In his presentation to the panel, Corrin said he single-handedly developed the game, and though he had trouble with big screen interfaces in presenting the entire imagery of his game, the judges were impressed with the ambition of his game, called RGB.

“How do you handle searchablility for the game?” a judge asked, referring to how RGB—red, green, blue—is a common phrase.

Though he personally liked the initials, Corrin said he’s open to changing the name.

RGB is a “a 3D puzzle-platformer where you control three different elemental characters and use their abilities to solve puzzles, befriend NPCs, and platform like there’s no tomorrow in order to defeat the evil Lord Murke,” Corrin wrote in his contest entry.

Artistic Achievement Award of 2018 GameSIG

The Artistic Achievement Award went to a game called When the Moon Rises, developed Chapman University students Alec Reyerson, Andrew Krager, Carissa Smith, Dylan Bowman, Madison Chapman, and Rabah Habiss.

When the moon rises in the game, the player must save the town of Raven’s Ridge from a monster infestation brought on by mysterious cosmic magic.

“So adorably beautiful,” one judge remarked.

“This game lets you set your own pace,” said a leader of the student team, who called themselves Dogs on the Moon.

Accessibility Award of 2018 GameSIG

GameSIG Judge Brandii Grace, who was chief creative officer and co-founder of Versus Gaming Network, told the audience she is the mother of a special needs child and cited how pleased she was with the Hive Armada game developed by another team from Chapman University.

Other judges agreed, and they gave the Accessibility Award to the Chapman team: Kara Mendez, Perry Sidler, Miguel Gotao, Chad Johnson, Ryan Britton, and Marc Karam.

The judges liked how the student developers included color-blind modes.

“Hive Armada is a virtual-reality bullet hell shooter where players control a gunship attached to the controller, facing off against a multitude of enemy drones across multiples waves of unique challenges, all while collecting in game iridium to buy more unlockable weapons and ship skins,” the students wrote in their game summary.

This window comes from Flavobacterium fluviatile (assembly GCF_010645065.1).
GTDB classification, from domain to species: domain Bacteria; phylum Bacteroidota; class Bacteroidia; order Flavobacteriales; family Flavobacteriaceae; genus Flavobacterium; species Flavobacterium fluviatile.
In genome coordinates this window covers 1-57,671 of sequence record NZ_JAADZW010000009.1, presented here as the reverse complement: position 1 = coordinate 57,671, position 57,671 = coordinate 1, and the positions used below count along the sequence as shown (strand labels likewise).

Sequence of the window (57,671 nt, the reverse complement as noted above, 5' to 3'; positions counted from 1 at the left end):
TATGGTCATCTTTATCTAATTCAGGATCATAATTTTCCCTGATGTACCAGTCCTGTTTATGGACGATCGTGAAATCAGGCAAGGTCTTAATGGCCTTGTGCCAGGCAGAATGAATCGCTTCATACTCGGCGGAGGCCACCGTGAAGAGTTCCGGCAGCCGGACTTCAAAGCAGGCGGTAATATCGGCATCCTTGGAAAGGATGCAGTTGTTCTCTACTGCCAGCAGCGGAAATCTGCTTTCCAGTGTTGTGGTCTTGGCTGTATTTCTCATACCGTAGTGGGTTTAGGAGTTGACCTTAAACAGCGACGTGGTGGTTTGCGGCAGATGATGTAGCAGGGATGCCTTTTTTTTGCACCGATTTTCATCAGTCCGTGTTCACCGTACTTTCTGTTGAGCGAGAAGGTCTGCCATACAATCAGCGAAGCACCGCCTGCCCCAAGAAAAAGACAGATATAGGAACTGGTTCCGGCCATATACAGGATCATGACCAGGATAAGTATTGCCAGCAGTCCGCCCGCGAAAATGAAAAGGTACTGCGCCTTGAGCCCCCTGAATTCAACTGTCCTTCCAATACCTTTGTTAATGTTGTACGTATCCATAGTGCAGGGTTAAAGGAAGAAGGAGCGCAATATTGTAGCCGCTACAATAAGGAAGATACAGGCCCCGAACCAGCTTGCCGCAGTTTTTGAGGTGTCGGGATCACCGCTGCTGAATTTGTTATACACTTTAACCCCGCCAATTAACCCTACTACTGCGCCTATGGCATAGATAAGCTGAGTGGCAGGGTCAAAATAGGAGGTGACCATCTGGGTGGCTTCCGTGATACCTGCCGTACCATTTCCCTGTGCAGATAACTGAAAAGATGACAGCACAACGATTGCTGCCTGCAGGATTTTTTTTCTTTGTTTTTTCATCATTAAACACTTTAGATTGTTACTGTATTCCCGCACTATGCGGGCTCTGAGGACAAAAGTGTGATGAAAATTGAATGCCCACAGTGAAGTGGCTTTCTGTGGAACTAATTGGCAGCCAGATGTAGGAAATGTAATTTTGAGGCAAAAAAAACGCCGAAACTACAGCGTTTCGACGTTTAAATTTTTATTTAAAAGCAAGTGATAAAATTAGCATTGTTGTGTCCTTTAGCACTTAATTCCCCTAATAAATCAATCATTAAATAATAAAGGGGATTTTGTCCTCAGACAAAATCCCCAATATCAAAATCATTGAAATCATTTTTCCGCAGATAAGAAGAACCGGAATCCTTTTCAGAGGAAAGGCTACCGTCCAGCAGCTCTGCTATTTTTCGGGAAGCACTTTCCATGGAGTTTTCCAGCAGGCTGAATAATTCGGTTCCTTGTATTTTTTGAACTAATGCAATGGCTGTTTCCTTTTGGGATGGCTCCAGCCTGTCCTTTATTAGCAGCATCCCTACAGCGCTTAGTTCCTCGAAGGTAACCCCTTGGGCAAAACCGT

ACM Award winner of 2018 GameSIG

Students Pedro Vega and Christian Donjuan of Santa Ana College won the ACM Award for the simulation of a human ecosystem in their game called Residuum, which features “a post apocalyptic open world game where you can play as any character and develop them into heroes, villains, workers and much more.”

The judges

Lest we not forget, here’s a full list of the volunteer judges: Brandii Grace, co-founder of Versus Gaming Network; Bill Fisher, owner of Quicksilver Software; Jean-Eric Khalife product manager of Riot Games; Curtiss Murphy, technical director of MobilityWare; Paul Nurminen, CEO of White Flag Computing.

The IEEE GameSIG 2018 judges were gaming industry professionals, all of whom volunteered their time: Brandii Grace of Versus Gaming Network, Bill Fisher of Quicksilver Software, Jean-Eric Khalife of Riot Games, Curtiss Murphy of MobilityWare, and Paul Nurminen of White Flag Computing.

The judges energetically questioned the student developers—and frequently complimented their achievement. All judges volunteered their time.

IEEE GameSIG 2018 judges question one student team during the intercollegiate game development competition held at Chapman University.

Master of ceremonies Phil Adam of Adam Production and timekeeper Michael Fahy, associate dean and chief technology officer at Chapman, ensured the competition advanced at a entertaining pace, all under deadline.

Read the full list of student entries to the 2018 IEEE GameSIG Showcase and see their videos.



Michael Martinez


About Michael Martinez

Michael Martinez, the editor of the Computer Society’s Computer.Org website and its social media, has covered technology as well as global events while on the staff at CNN, Tribune Co. (based at the Los Angeles Times), and the Washington Post. He welcomes email feedback, and you can also follow him on LinkedIn.